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"I just have a few questions..."

I work at an inbound call center. I am allowed no call backs and do not have a direct extension. With each prospect, I have one shot. I've been trying to find a way to create urgency with my callers. It seems like, when people call in off of our fliers, their only intention is to ask questions.
Immediately after the greeting of my script, I am required to ask the person if they carry a major debit or credit card. Almost every call I take, the first words I hear from my caller are 'I just have a few questions, I'm not planning on setting up today.'

Any suggestions on how to handle this??

;bg Natalie - by natalie_rene014
Being in somewhat of a bad mood this morning, my initial reaction to your post was a pretty flippant "well when you get serious, so will I.... or... "Lady/Sir here is my delimma with this... I ONLY get paid if you move forward with this and since I don't get callbacks, your asking me questions without being ready to buy is only interfering with me being able to pay the babysitter, so if you will please understand my quandry what's it gonna be....?"

But then I thought better of it.... Urgency.... "Maam... Sir.... is it important that we be able to answer all your questions in order for you to move forward with this today? If so, you'll be able to take advantage of our state of the art technology this evening and be able to surprise your family or be able to relax with us while..... "

You've a quandry if you cannot also get your company to offer an incentive of sorts for moving today... otherwise its gonna be your good nature, your ability to draw them out as to what they are looking for, and assure them that once you've gotten all they want .... tell them that "we can do this... we can set you up exactly like you want it... shall we?"

I did something yesterday I've not done before, I asked a mother "If you were to design an insurance policy for your son, what would it look like?" And by God she did.... and we gave her a proposal that fortunately exactly fit her design... so asking someone an off the wall question like this might work to engage them as well.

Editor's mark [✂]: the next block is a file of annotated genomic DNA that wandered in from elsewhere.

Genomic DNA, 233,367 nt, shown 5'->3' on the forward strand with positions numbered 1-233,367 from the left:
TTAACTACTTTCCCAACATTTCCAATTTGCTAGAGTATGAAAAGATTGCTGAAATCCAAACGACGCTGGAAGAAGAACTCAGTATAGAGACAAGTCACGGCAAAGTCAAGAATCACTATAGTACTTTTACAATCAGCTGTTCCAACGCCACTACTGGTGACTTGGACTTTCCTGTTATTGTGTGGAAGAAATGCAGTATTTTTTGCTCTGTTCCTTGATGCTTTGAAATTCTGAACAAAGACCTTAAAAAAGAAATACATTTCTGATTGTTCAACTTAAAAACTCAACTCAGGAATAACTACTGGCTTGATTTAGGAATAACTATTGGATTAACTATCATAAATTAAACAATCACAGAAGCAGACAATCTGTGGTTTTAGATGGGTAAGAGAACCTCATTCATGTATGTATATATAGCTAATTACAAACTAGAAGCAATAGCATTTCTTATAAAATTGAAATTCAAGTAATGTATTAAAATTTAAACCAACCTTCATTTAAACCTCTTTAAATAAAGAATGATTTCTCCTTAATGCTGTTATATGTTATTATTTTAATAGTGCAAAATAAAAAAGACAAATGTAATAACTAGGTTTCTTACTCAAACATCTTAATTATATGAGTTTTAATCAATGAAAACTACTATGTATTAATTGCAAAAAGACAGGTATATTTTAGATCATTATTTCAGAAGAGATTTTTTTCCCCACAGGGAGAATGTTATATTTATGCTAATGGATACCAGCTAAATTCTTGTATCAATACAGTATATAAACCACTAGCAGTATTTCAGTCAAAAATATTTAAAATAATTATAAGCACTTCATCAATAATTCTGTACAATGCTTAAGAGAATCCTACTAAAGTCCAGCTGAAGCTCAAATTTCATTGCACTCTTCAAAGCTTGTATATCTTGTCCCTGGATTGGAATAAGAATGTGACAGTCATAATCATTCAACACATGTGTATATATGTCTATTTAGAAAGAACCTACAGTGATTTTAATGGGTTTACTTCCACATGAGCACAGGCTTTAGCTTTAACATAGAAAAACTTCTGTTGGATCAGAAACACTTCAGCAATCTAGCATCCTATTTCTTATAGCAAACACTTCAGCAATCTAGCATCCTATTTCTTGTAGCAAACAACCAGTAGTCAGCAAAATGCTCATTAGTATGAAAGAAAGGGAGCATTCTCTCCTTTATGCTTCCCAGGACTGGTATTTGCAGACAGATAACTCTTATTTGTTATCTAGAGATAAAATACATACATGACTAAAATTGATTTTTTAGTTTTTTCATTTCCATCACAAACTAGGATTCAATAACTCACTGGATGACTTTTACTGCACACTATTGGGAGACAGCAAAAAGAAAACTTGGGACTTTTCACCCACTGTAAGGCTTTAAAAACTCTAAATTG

Aloha.... :cool: :beer: - by rattus58
Natalie, here's an important rule you should follow your entire sales career. NEVER TREAT A STALL AS AN OBJECTION.

A Stall, as in your example means the prospect is not ready to buy for no specific reason. An Objection does have a reason for not buying yet.

If you challenge a stall, the prospect will often invent an objection.

Acknowledge the stall, and cover the features and benefits along with using their "questions" to learn more about their needs. Summarize the features and benefits as they relate to their questions. Ask how "that sounds?" Then ask for a commitment. - by Ace Coldiron
Natalie, can you explain why your script has the credit card question in it, especially so early in the process? It seems to me that this is a premature question which will create unnecessary anxiety in your callers, which is why you're losing sales momentum.

What thoughts do you have about this?

Skip - by Skip Anderson
Upon scheduling an installation date, there is a $49.95 'processing' fee due. We can only get that with a major credit or debit card. It is also required run the credit check for the qualification. In general, we are require to keep their card on file for any unreturned equipment fees or cancellation fees. Basically, it is pointless to speak with someone unless they do carry one. However, it does create anxiety with many of my callers. Heck, it makes me anxious to have to ask!! I mean, it is mandatory that I ask the question, but I guess I do not necessarily have to ask it right away. Maybe I'll try throwing it in after a few discovery questions, so I've already established some rapport. - by natalie_rene014
Yes, Natalie, I think it would definitely be better to not ask the